This latest update provides information on 22 conditions for which hospitalisation is considered to be potentially preventable. The term potentially preventable hospitalisation does not mean that a patient admitted for that condition did not need to be hospitalised at the time of admission. Rather, the hospitalisation may have been prevented by timely and appropriate provision of primary or community-based health care. Reducing hospitalisations might involve vaccination, early diagnosis and treatment, and/or good ongoing management of risk factors and conditions in community settings.
Age-standardised rates and other contextual information are provided for all 22 conditions, focusing on five conditions that together contribute most to the number of days spent in hospital for potentially preventable hospitalisations nationally. These conditions are chronic obstructive pulmonary disease, diabetes complications, congestive heart failure, cellulitis, and kidney and urinary tract infections.
The data are presented for Australia's 31 Primary Health Network (PHN) areas and for more than 300 smaller local areas, known as Statistical Areas Level 3 (SA3s). All information relates to where a person lived, not where they went to hospital.
This local-level information can be used as an indicator of patients’ access to primary health care services and the appropriateness or effectiveness of care, as well as preventive health interventions. It is intended to assist local health professionals to develop strategies for change where needed, in the context of their local area.
The data show that in 2015–16:
- Nationally there were nearly 680,000 hospitalisations for the 22 conditions for which hospitalisation is considered potentially preventable. This represented 6% of all hospital admissions to a public or private hospital in Australia that year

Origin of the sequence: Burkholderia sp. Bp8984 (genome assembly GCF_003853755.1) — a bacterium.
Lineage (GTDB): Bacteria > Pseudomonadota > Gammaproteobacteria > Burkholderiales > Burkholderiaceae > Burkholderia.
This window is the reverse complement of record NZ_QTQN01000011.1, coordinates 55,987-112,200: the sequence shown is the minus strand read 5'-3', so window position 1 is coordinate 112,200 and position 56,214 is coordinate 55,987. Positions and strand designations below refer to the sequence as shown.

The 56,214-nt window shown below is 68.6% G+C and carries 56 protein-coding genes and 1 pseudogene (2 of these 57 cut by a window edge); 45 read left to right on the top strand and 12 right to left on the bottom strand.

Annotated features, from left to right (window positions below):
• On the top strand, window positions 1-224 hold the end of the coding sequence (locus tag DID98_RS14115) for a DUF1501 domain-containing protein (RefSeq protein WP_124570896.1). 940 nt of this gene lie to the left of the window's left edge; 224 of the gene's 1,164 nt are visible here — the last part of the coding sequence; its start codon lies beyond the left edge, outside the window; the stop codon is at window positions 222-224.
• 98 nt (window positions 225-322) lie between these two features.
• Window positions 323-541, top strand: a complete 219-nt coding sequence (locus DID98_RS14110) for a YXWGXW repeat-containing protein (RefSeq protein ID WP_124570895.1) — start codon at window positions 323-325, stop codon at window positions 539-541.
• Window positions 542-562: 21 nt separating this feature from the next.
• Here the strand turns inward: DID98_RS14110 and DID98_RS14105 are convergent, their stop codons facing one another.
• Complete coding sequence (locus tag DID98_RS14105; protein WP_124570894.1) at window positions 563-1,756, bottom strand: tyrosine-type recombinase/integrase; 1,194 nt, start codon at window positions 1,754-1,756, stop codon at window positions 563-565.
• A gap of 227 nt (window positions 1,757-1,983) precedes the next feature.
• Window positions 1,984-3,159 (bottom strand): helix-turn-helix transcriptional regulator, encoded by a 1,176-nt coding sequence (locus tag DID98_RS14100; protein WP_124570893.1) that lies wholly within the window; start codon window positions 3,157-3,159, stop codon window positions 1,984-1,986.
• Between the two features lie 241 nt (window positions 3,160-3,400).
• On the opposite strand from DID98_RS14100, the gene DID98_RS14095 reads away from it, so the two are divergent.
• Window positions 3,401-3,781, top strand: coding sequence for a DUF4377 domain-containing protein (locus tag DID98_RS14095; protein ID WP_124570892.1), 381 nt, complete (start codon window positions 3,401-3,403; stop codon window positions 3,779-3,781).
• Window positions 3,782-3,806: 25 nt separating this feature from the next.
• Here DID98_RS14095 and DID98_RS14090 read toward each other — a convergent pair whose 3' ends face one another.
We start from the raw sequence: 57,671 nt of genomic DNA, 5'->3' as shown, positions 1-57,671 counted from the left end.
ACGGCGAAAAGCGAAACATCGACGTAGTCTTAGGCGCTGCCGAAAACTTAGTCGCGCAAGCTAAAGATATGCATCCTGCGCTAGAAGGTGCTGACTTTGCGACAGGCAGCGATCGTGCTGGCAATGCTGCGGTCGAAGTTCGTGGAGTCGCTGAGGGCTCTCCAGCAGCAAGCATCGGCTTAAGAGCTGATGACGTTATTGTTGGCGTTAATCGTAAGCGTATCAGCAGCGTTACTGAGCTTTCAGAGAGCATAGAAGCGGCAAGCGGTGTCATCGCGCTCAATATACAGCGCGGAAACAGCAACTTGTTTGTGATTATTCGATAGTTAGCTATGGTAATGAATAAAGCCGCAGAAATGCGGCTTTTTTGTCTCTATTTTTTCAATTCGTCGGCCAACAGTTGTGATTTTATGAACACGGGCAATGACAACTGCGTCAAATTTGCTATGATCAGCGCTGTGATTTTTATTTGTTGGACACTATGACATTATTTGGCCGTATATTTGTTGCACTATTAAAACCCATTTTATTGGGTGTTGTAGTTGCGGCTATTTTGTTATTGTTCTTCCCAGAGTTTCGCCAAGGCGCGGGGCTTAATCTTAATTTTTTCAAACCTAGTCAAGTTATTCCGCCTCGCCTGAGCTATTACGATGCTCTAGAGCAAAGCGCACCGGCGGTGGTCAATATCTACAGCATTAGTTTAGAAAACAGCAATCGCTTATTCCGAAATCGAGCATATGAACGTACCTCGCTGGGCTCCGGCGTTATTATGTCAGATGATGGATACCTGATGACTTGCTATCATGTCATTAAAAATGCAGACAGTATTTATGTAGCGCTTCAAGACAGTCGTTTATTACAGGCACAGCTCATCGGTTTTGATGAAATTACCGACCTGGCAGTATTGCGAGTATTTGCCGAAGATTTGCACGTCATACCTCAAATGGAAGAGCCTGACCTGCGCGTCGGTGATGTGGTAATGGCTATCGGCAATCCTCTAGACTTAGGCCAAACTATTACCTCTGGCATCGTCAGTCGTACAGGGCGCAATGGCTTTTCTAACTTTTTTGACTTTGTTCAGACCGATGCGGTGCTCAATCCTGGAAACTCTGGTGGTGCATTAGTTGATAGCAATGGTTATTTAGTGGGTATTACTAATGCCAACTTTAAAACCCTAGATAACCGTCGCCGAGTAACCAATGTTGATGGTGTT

- Potentially preventable hospitalisations accounted for nearly 2.7 million bed days nationally – equivalent to 9% of all public and private hospital bed days
- Nationally, the age-standardised rate of potentially preventable hospitalisation was 2,643 per 100,000 people. Across PHN areas, rates were almost three times as high in some areas compared with others, ranging from 1,956 potentially preventable hospitalisations per 100,000 people in Northern Sydney to 5,457 per 100,000 in Northern Territory
- Across more than 300 local areas (SA3s) there was even greater variation. The age-standardised rate of potentially preventable hospitalisation were more than five times as high in some areas compared with others, ranging from 1,584 per 100,000 people in South East Coast (Tas) to 8,964 hospitalisations per 100,000 in Alice Springs (NT).
This web update is accompanied by data visualisations allowing users to explore the data in depth for their area and compare with other local communities. All data can be downloaded in an Excel workbook and some resources summarising results - including for the five focal conditions - by PHN area are also available.
Note: Caution should be used comparing PPH over time due to changes that have occurred in classifications and coding standards. See the Technical Note for further information.